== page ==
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Tote Bag With A Zipper Closure

Dateline: 06/20/00
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We love to go camping on the river during the summer. Keeping things dry and in their place is always a challenge. A zipped up bag solves some of the problem.
The size of the bag will be totally up to you. I always use a zipper that is longer then the desired, finished width of the bag. This allows me to move the zipper pull out of the way and serge the zipper to the fabric. Even if you are not using a serger, top stitching and seam finishes are easier with the zipper pull out of the way.
I suggest that you go no longer then 50" for the total length of the bag(finished length would be approximately 24" long.) Tip:I always have the urge to use the full width of 60" wide fabric but a bag made this long, tends to drag when it is being carried. Resist the urge!
For this example I am going to make a short bag to hold First Aid items. I will be attaching two webbing loops to the back of the bag so that it can be worn on a belt while hiking. Once again I have found an appropriate embroidery design at AnnTheGran Design Exchange, in the free occupations designs.
Bag front back of bag with belt loops

For this bag, I used a 9" by 18" piece of fabric and a 12" zipper.

Inserting The Zipper:
On the 9" edge lay the right side of the zipper on the right side of the fabric. Serge or straight stitch the zipper tape to the fabric.

sewing zipper

Turn the zipper right side up and fold the seam allowances towards the fabric. Top stitch the seam allowance to the fabric. This prevents the zipper tape and seam allowance from getting caught in the zipper when you use the bag.
top stitch zipper

Bring the other end of the fabric up to the zipper, matching right sides again. Repeat the same stitching procedure. The body of your bag will now be a continuous loop.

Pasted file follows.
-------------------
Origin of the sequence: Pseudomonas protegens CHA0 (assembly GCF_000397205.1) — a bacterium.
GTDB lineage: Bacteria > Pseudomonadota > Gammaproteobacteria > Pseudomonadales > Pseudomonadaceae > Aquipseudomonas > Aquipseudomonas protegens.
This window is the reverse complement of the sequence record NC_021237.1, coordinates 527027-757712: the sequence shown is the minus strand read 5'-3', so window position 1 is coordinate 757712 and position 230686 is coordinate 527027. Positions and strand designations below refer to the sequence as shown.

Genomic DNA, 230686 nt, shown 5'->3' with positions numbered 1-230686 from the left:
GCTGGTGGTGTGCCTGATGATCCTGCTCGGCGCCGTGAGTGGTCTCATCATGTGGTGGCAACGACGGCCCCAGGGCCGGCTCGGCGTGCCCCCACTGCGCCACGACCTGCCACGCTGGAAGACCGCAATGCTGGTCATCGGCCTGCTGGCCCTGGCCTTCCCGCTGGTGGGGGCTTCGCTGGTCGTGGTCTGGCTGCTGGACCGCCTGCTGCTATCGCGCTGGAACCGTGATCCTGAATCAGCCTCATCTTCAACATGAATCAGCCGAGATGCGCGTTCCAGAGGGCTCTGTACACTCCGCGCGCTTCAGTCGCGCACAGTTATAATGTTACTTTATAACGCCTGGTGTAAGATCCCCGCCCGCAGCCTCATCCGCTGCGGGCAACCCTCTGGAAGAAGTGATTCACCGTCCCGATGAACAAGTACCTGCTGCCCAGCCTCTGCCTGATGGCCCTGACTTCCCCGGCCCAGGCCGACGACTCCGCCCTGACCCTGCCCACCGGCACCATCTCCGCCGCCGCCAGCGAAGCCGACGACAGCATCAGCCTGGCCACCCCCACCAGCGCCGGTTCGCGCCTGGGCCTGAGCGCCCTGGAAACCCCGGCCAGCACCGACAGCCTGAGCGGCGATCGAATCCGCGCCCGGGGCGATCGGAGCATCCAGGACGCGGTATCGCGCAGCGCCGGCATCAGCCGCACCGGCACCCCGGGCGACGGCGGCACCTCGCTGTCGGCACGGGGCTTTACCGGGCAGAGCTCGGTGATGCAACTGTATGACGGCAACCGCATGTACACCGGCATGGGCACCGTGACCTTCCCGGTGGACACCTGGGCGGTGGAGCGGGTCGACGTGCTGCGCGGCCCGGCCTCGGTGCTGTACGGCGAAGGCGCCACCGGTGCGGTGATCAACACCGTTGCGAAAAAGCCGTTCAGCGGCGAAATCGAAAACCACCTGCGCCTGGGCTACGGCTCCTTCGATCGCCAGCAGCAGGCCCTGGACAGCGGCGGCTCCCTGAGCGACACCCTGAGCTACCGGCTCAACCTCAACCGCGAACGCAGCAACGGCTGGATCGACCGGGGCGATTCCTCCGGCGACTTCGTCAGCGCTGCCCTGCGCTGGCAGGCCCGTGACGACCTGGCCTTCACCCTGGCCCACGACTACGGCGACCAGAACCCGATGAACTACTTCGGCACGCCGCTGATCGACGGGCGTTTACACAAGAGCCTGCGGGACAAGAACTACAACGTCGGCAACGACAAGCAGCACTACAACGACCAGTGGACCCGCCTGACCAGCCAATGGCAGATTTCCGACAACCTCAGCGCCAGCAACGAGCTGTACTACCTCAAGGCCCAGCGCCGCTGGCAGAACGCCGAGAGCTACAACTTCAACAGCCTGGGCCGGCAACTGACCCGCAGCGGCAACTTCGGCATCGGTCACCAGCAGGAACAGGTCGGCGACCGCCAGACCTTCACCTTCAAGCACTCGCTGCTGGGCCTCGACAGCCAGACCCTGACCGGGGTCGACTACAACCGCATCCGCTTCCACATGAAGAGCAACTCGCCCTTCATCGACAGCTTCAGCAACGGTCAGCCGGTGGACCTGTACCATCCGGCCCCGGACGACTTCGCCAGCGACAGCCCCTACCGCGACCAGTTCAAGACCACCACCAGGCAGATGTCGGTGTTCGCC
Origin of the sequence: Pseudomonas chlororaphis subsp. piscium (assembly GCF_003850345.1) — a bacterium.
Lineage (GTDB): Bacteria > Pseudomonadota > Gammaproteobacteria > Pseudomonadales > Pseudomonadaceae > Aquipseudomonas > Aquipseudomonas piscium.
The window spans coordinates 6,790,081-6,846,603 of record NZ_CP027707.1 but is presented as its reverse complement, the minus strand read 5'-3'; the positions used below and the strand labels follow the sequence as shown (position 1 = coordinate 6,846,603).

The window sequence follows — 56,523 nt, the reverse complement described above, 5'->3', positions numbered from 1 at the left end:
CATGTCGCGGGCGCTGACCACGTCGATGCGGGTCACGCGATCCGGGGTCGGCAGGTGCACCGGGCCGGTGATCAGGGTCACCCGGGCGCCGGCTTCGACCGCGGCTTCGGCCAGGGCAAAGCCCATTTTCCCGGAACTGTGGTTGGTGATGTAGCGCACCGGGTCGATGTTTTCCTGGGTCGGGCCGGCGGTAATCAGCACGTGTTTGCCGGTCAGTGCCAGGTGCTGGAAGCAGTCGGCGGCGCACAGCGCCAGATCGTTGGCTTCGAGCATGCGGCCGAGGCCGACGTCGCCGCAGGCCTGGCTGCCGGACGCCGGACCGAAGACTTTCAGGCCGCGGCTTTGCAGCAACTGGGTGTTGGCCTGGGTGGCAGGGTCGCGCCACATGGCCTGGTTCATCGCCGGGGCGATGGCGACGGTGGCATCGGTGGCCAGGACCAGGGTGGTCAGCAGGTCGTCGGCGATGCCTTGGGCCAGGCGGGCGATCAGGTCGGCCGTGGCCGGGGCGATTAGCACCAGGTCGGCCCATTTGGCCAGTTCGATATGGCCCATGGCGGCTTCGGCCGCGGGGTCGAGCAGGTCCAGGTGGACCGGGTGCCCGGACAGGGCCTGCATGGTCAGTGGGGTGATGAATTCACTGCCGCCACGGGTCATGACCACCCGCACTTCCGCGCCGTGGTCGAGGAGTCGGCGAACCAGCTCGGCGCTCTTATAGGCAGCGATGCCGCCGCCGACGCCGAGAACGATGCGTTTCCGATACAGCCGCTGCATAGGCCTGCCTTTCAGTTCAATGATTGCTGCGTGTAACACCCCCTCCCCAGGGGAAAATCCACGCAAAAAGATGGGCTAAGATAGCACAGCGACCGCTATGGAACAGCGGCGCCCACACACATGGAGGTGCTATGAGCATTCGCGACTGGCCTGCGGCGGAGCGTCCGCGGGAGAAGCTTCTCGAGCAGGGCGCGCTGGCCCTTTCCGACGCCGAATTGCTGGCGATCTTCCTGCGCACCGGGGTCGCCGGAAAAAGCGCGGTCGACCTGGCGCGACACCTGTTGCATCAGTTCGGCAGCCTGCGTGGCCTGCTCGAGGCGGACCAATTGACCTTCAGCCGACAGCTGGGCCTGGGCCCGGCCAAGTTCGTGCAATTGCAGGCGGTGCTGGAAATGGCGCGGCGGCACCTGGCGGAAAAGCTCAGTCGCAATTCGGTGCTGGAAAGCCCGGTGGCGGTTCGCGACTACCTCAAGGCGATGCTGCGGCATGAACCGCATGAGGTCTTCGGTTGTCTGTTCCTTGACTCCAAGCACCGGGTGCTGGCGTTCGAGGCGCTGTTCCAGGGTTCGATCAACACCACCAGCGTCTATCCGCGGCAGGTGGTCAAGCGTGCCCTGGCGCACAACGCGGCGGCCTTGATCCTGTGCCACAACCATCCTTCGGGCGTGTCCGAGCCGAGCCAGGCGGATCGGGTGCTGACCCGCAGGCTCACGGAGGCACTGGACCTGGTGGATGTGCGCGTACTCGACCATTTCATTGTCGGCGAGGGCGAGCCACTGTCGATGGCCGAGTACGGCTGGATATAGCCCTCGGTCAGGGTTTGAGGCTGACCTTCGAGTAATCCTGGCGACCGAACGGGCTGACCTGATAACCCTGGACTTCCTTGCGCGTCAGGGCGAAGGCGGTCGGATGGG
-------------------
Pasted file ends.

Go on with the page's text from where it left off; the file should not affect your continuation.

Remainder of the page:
both sides of the zipper sewn

Open the zipper at least half way. If you forget to, it will be very tricky to get inside the bag.
Line up the sides of the bag and the edge of the zipper tape. On the extended zipper end, allow the zipper to fold along the coil.
sewing the side seam sew the side seam

Sew the side seams closed, using 1/2" seam allowances. Carefully, stitch through the zipper coil on the extended zipper. Back stitch a few times to secure the zipper. For added security bar tack the zipper coil at the end of what you will be using. Cut off the excess zipper.
Zig zag or serge the seam allowances. A finished seam allowance adds strength to the bag and prevents loose fibers from getting caught in the zipper later.
Turn the bag so that the right sides are out.
basic bag

On this bag, I wanted it to be able to be worn on a belt while hiking.
  • To create belt loops use 2 pieces of 1 1/2' long by 1" wide webbing. Measure in 1" from each side edge and 1/2" down from the top of the bag. Top stitch the webbing on to the bag, leaving the sides unsewn.For added strength Top stitch twice. (Tip: Carefully use a lighter or candle to gently melt and fuse the raw edges of nylon webbing to prevent it from unraveling. If you are using cotton webbing, zig zag or turn under the edges of the webbing when you are attaching it to the bag.)
    belt loops
  • To add carrying handles, use the desired length of webbing (make them longer if you will want to carry the bag on your shoulder). Measure the top edge of your bag. Find the half way point and divide that in half. This will be where you want to attach your straps in most cases. On smaller bags, you will want to experiment with the placement, so that you have enough handle space once the straps are attached. (Tip:Always sew the strap on with a square of stitching. For added strength, stitch an "X" through the middle of the square, stitching from corner to corner.)
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